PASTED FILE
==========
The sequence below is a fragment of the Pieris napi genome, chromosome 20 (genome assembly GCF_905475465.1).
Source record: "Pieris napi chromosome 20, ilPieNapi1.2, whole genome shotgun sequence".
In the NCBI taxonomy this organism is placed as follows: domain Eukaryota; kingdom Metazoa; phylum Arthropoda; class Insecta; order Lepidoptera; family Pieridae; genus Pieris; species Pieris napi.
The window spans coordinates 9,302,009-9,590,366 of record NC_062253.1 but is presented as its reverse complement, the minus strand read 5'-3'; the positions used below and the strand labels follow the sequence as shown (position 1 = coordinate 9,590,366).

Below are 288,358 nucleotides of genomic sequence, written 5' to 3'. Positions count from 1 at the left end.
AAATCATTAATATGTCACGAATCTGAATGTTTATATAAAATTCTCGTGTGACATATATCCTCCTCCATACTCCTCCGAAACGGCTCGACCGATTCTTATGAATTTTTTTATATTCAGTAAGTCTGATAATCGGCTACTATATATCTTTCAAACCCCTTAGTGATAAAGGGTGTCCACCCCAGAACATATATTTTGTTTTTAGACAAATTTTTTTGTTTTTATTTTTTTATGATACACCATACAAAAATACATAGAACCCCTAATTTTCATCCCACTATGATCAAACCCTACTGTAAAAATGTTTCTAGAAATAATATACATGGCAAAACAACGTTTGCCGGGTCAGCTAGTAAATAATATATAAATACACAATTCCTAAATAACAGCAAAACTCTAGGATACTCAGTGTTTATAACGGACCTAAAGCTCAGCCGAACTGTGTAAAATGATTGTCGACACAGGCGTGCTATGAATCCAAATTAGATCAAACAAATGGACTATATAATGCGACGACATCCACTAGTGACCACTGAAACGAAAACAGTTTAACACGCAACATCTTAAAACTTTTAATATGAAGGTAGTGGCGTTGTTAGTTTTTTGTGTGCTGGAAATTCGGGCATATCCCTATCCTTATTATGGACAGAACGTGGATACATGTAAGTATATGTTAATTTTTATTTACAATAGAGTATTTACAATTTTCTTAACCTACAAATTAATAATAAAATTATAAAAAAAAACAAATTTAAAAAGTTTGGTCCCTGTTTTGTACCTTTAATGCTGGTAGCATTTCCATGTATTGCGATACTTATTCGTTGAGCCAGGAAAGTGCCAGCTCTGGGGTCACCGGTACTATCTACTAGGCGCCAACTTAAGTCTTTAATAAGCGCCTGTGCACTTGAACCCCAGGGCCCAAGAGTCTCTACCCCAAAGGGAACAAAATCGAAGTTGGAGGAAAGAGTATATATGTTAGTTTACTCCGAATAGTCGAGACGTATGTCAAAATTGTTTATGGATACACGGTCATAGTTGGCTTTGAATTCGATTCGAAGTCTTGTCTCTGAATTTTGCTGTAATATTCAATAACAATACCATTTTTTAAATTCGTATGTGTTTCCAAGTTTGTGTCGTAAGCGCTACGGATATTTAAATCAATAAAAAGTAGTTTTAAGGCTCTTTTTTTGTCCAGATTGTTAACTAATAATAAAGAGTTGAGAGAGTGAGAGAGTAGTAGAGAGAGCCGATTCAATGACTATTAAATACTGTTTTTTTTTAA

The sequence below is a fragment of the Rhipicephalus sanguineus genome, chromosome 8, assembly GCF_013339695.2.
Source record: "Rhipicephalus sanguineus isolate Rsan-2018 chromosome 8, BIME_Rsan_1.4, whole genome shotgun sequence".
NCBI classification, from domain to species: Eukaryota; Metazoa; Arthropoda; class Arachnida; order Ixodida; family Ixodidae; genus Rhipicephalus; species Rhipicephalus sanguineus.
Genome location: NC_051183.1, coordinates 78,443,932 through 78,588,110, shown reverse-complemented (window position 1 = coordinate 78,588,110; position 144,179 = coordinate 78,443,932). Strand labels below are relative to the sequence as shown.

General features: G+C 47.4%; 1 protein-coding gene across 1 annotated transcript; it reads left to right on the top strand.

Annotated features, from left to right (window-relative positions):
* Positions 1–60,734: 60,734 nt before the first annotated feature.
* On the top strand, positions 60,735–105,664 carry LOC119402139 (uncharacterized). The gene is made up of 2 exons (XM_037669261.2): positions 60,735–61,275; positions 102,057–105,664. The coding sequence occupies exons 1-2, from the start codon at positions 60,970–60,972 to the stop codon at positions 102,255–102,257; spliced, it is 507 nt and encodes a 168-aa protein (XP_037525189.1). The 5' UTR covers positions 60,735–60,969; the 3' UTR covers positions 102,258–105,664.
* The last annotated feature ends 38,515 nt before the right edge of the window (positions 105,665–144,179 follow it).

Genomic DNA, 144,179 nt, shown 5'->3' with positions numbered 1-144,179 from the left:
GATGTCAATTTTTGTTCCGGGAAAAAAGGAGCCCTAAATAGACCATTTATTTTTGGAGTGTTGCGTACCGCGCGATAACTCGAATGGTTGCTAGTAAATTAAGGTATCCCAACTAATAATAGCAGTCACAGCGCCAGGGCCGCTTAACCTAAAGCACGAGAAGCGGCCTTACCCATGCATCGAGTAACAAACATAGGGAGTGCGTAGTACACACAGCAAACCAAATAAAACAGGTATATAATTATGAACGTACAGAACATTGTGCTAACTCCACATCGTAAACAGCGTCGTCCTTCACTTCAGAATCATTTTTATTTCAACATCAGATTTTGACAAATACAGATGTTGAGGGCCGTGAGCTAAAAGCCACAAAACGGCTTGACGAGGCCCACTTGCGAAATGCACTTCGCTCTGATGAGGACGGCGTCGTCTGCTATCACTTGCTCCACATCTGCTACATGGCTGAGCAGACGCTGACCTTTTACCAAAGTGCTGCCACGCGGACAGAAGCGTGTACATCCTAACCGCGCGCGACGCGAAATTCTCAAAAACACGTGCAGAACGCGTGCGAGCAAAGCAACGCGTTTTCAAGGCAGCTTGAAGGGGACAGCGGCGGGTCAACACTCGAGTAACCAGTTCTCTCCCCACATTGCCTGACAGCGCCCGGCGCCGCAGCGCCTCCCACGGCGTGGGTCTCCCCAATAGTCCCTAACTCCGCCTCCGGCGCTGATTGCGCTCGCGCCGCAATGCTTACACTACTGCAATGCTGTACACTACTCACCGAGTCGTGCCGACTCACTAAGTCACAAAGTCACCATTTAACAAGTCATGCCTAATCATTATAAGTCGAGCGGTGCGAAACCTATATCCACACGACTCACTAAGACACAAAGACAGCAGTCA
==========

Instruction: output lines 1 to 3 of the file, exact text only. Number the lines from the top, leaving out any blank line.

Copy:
The sequence below is a fragment of the Pieris napi genome, chromosome 20 (genome assembly GCF_905475465.1).
Source record: "Pieris napi chromosome 20, ilPieNapi1.2, whole genome shotgun sequence".
In the NCBI taxonomy this organism is placed as follows: domain Eukaryota; kingdom Metazoa; phylum Arthropoda; class Insecta; order Lepidoptera; family Pieridae; genus Pieris; species Pieris napi.